Kouzaki Hiromu, born in the year Meiji 35, had always been a hard-working construction worker until retiring at the age of 71. Since then, he mostly kept himself busy by watching television. When he reached 80 years old, he diverted his attention from the television to paper craft and started making Japanese standard-size envelopes from any kinds of paper lying around, which could be magazines or newspaper clippings, tissue box, used journals or even bank transfer notes. “Doing handicraft is a good exercise for old people” is the belief that kept him ceaselessly making envelops day after day; he even asked his family to bring him paper and tools when being hospitalized.
Kouzaki Hiromu passed away at the age of 95. When his old flat was about to be demolished in 2005, his granddaughter Fujii Sakuko came across 5,000 envelopes handmade by her grandpa in a drawer while sorting through his belongings. As a child, Fujii always saw her grandpa preoccupied with his paper-craft tasks but never really paid much attention to it. She never treated his works seriously back then. It was only until this occasion did she discover how delicate her grandpa’s craft actually is — the envelope made from tissue box still keeps the original dotted line for easy tearing intact, the remade kraft paper bag carefully displays the zigzag edge as a special feature, thick paper got laboriously thinned down by hand, overly fragile pieces of paper were made intact by being glued together.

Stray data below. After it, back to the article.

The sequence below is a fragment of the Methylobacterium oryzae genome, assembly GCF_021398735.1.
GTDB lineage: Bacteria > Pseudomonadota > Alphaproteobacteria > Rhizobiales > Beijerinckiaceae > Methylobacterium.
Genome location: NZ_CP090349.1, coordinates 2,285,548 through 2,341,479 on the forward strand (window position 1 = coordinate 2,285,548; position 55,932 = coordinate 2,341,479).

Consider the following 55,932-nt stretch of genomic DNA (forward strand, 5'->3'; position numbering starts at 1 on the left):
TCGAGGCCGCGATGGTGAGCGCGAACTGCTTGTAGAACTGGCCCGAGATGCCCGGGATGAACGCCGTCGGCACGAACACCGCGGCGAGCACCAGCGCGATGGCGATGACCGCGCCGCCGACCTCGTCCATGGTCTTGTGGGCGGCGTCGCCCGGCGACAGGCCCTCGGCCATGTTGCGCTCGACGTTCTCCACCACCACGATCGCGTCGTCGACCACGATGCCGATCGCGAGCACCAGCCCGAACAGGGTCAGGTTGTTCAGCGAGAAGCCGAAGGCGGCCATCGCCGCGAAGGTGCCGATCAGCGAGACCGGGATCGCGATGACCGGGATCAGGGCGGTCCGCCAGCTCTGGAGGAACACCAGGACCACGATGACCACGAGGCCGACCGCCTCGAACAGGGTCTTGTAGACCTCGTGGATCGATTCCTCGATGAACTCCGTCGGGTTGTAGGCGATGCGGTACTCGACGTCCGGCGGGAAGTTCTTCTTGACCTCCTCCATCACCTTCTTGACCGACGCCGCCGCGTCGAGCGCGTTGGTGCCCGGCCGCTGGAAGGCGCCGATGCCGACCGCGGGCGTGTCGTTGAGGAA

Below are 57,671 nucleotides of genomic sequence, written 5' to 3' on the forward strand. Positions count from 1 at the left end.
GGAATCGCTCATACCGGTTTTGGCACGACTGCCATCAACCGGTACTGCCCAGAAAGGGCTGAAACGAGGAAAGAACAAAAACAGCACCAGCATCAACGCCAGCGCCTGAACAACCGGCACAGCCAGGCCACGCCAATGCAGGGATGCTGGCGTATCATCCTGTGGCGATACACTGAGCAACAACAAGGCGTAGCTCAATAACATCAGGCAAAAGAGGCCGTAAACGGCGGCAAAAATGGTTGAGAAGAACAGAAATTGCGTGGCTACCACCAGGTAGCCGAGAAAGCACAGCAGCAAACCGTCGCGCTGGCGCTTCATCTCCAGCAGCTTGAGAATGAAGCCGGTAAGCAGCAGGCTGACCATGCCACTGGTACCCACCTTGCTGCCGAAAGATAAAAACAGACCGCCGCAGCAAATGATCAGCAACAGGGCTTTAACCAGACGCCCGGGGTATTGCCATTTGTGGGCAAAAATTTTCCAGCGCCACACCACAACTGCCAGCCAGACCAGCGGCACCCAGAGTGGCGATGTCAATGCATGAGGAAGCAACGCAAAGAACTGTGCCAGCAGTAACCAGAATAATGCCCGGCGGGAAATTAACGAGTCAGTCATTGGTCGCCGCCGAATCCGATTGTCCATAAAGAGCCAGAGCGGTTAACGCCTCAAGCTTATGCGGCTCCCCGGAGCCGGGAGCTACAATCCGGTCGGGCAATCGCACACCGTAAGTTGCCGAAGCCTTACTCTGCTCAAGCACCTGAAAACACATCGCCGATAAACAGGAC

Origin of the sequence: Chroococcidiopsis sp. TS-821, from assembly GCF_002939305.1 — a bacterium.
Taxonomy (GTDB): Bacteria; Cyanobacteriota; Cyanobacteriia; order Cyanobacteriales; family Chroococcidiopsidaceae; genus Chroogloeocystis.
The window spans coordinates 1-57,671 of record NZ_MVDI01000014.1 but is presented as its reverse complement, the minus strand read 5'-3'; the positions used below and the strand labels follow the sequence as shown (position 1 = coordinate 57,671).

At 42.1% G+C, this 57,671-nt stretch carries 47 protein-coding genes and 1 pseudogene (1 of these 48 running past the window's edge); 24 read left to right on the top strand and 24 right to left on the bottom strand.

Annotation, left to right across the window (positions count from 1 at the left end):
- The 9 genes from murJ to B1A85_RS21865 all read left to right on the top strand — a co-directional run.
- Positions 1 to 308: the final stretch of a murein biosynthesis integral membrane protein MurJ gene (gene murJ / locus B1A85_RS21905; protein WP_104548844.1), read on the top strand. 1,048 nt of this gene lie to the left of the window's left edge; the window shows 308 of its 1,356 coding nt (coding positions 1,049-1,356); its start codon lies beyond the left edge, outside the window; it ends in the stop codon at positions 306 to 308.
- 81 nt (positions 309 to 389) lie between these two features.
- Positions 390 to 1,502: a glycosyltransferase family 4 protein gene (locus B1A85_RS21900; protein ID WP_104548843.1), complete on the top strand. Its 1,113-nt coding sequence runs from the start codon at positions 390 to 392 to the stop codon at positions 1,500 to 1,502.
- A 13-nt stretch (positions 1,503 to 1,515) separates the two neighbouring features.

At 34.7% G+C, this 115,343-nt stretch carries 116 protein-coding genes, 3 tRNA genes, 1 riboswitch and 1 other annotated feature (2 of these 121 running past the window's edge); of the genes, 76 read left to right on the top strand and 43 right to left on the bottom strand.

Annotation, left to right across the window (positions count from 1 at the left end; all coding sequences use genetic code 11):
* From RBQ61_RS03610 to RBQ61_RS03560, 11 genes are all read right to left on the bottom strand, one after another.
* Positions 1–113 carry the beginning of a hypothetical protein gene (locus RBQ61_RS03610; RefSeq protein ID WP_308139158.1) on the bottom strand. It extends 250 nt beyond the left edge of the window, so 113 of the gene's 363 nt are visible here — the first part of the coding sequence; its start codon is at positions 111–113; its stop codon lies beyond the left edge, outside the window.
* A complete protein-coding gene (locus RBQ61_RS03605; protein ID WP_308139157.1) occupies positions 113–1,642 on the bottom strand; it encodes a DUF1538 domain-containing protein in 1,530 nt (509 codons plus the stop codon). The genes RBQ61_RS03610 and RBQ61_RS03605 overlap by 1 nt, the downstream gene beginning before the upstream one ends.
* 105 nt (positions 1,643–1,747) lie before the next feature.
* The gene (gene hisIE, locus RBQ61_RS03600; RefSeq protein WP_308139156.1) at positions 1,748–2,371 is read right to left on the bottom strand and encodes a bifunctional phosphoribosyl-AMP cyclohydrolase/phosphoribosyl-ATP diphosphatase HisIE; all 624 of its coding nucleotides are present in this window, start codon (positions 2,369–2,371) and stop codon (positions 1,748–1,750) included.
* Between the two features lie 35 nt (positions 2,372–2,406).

Kouzaki found these envelopes absolutely adorable. Apart from reflecting her grandpa’s full devotion to his hobby, it also demonstrates his pure insistence on aesthetics. She later organized and edited his works into this photobook named Grandfather’s Envelopes. Flipping through the pages, you will be moved by his similarly shaped envelopes that possess distinct charm.